Let this review be a flickering candle in the wilderness, telling you exactly what this book is.
Go Set a Watchman is the first submitted draft of what would become, eventually, To Kill a Mockingbird. When the Lippincott editor Therese von Hohoff Torrey first saw Watchman, in far off 1957, she felt it was “more a series of anecdotes than a fully conceived novel.”  It took a number of years—and a number of drafts—to rework the novel. As she wrote, “After a couple of false starts, the story-line, interplay of characters, and fall of emphasis grew clearer, and with each revision—there were many minor changes as the story grew in strength and in her own vision of it—the true stature of the novel became evident.” 
From these few lines, it is obvious that Go Set a Watchman is nothing more than an early draft of To Kill a Mockingbird. It may be the first submitted draft, or it may be one of the very early drafts which von Hohoff Torrey mentions. Should this be published? Certainly. It’s a rare opportunity to see behind the stage, and see the earliest form of one of the most famous, and one of the most beloved, novels of all time. Academia should be swooning; writers should be salivating, ready to learn the secrets of how to turn a “false start” into a novel famous across the world.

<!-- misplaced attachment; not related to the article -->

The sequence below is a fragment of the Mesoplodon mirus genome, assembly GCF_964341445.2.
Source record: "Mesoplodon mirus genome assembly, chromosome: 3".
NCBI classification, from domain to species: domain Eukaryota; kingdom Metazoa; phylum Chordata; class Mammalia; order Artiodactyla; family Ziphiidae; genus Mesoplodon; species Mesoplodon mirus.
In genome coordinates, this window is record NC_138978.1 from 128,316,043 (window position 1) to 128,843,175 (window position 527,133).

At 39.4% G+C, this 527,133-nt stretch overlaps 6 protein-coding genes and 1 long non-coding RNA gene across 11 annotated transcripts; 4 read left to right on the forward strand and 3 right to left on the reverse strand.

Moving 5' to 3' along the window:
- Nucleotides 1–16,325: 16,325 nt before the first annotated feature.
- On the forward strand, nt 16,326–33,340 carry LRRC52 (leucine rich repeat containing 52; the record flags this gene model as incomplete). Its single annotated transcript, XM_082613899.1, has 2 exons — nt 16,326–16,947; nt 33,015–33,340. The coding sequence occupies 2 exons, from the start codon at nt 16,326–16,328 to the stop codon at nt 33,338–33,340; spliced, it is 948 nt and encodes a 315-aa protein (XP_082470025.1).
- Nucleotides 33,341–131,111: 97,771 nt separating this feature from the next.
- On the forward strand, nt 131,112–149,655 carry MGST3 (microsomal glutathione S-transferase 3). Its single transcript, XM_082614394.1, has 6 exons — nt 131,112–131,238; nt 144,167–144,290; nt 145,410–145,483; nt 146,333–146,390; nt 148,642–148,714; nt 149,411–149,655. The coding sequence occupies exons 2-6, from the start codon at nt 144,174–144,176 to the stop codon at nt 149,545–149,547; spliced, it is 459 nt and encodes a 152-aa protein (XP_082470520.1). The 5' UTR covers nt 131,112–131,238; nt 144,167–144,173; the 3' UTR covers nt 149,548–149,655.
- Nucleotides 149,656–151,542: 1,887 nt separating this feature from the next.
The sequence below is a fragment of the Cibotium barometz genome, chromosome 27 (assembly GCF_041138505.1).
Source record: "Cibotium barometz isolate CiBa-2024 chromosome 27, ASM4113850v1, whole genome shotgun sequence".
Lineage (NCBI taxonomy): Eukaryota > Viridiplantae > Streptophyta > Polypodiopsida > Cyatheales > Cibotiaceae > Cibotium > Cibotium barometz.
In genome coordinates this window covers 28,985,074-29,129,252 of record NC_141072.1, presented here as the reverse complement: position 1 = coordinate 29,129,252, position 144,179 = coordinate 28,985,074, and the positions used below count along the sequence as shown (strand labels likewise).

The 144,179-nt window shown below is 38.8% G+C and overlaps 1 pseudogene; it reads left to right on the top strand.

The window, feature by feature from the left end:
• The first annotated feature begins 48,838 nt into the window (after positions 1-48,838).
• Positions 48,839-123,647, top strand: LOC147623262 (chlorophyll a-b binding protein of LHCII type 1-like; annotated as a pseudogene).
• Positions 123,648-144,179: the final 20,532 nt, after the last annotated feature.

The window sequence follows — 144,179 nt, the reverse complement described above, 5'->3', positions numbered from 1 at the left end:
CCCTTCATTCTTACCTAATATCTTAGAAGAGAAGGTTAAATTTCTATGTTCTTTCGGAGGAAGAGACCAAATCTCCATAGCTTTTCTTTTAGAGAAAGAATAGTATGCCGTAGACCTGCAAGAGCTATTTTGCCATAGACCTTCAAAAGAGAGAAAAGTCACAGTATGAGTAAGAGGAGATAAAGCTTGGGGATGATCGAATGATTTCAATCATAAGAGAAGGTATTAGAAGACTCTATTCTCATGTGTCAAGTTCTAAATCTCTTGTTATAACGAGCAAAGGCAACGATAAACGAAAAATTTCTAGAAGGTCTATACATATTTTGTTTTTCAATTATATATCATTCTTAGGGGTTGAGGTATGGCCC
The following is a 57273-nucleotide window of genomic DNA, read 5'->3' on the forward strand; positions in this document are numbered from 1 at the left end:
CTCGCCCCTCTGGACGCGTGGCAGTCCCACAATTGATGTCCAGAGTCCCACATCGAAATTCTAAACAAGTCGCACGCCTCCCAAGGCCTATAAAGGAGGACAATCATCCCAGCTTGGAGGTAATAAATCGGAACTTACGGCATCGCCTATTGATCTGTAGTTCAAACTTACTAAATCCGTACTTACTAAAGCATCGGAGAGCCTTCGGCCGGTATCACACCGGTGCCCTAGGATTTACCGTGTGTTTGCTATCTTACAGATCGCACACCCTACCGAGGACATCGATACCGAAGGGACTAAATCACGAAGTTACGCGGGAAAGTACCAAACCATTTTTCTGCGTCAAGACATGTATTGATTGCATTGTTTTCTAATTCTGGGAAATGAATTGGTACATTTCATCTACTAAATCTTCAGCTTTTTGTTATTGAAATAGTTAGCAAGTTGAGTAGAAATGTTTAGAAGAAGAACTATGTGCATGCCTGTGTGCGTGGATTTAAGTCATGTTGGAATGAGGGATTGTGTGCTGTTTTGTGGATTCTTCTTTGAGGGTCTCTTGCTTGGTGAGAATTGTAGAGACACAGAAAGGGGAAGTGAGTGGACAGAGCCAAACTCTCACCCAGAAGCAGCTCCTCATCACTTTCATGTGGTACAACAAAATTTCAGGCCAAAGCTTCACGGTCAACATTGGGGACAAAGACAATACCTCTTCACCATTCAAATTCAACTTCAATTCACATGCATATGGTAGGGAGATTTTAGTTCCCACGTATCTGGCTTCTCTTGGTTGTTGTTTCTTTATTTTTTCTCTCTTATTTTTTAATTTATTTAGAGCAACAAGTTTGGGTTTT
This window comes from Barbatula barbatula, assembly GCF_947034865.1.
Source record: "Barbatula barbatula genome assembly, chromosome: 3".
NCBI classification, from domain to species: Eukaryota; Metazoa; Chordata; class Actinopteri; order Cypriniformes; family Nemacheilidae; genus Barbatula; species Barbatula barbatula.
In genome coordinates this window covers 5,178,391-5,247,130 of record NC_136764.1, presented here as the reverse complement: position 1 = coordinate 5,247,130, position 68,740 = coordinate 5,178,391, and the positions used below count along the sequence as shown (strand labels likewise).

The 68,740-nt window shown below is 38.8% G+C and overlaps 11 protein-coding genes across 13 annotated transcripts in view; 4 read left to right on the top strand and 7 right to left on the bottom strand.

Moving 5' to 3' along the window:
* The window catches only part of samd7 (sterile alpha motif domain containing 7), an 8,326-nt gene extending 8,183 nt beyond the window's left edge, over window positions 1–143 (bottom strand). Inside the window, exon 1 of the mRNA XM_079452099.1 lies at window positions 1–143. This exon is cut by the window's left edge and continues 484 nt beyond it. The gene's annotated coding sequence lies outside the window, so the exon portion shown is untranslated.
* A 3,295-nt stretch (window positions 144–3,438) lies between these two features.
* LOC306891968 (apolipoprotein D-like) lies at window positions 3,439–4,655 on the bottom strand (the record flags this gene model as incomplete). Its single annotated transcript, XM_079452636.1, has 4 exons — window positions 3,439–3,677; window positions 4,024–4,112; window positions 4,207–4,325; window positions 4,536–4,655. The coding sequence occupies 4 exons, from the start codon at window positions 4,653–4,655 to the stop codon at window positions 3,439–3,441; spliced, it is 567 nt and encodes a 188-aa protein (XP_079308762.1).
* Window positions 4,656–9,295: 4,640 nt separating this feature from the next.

But a first draft—a lightly copyedited draft no less—would attract little attention. The two groups above are all that would buy it. The madwomen of the ivory tower, and the madmen of the written word. Regular people would have no use for it, and would keep exclusively to To Kill a Mockingbird. Which is a shame, a businessman would think, because the world would fight hand-over-fist to read a sequel to Mockingbird…
Let us turn to the back-of-the-book description. Does it clearly communicate that this is nothing more than a rejected draft? Does it over-step the bounds of truth, whispering the word “sequel”?